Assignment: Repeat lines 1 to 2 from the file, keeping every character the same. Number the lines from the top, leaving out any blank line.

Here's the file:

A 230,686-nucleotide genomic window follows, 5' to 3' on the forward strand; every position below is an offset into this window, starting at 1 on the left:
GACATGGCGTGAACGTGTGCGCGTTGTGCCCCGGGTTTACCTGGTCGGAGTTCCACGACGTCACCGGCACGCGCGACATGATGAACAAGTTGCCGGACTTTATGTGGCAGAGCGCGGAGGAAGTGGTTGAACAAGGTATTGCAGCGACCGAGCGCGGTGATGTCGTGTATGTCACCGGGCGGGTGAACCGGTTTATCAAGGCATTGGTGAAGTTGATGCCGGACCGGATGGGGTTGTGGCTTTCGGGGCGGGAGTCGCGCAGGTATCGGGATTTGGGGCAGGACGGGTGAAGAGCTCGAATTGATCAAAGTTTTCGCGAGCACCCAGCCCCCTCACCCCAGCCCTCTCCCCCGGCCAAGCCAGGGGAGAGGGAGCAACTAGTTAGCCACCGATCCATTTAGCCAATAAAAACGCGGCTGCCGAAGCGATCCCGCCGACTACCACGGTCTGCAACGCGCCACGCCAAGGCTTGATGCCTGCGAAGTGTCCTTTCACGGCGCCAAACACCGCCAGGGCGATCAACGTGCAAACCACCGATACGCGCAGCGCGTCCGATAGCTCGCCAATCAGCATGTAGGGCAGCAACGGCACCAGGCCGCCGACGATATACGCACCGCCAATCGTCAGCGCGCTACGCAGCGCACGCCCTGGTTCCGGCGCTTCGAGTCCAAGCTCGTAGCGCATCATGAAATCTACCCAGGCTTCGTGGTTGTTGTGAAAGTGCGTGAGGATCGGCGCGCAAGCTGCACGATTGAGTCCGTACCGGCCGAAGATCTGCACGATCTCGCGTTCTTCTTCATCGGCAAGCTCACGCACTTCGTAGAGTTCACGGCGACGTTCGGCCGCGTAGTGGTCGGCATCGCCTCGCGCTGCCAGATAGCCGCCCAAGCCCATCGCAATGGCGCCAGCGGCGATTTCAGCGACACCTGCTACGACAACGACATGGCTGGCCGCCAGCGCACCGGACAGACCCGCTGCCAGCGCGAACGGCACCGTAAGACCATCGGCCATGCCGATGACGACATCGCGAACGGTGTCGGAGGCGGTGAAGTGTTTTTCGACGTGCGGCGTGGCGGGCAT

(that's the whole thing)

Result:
A 230,686-nucleotide genomic window follows, 5' to 3' on the forward strand; every position below is an offset into this window, starting at 1 on the left:
GACATGGCGTGAACGTGTGCGCGTTGTGCCCCGGGTTTACCTGGTCGGAGTTCCACGACGTCACCGGCACGCGCGACATGATGAACAAGTTGCCGGACTTTATGTGGCAGAGCGCGGAGGAAGTGGTTGAACAAGGTATTGCAGCGACCGAGCGCGGTGATGTCGTGTATGTCACCGGGCGGGTGAACCGGTTTATCAAGGCATTGGTGAAGTTGATGCCGGACCGGATGGGGTTGTGGCTTTCGGGGCGGGAGTCGCGCAGGTATCGGGATTTGGGGCAGGACGGGTGAAGAGCTCGAATTGATCAAAGTTTTCGCGAGCACCCAGCCCCCTCACCCCAGCCCTCTCCCCCGGCCAAGCCAGGGGAGAGGGAGCAACTAGTTAGCCACCGATCCATTTAGCCAATAAAAACGCGGCTGCCGAAGCGATCCCGCCGACTACCACGGTCTGCAACGCGCCACGCCAAGGCTTGATGCCTGCGAAGTGTCCTTTCACGGCGCCAAACACCGCCAGGGCGATCAACGTGCAAACCACCGATACGCGCAGCGCGTCCGATAGCTCGCCAATCAGCATGTAGGGCAGCAACGGCACCAGGCCGCCGACGATATACGCACCGCCAATCGTCAGCGCGCTACGCAGCGCACGCCCTGGTTCCGGCGCTTCGAGTCCAAGCTCGTAGCGCATCATGAAATCTACCCAGGCTTCGTGGTTGTTGTGAAAGTGCGTGAGGATCGGCGCGCAAGCTGCACGATTGAGTCCGTACCGGCCGAAGATCTGCACGATCTCGCGTTCTTCTTCATCGGCAAGCTCACGCACTTCGTAGAGTTCACGGCGACGTTCGGCCGCGTAGTGGTCGGCATCGCCTCGCGCTGCCAGATAGCCGCCCAAGCCCATCGCAATGGCGCCAGCGGCGATTTCAGCGACACCTGCTACGACAACGACATGGCTGGCCGCCAGCGCACCGGACAGACCCGCTGCCAGCGCGAACGGCACCGTAAGACCATCGGCCATGCCGATGACGACATCGCGAACGGTGTCGGAGGCGGTGAAGTGTTTTTCGACGTGCGGCGTGGCGGGCAT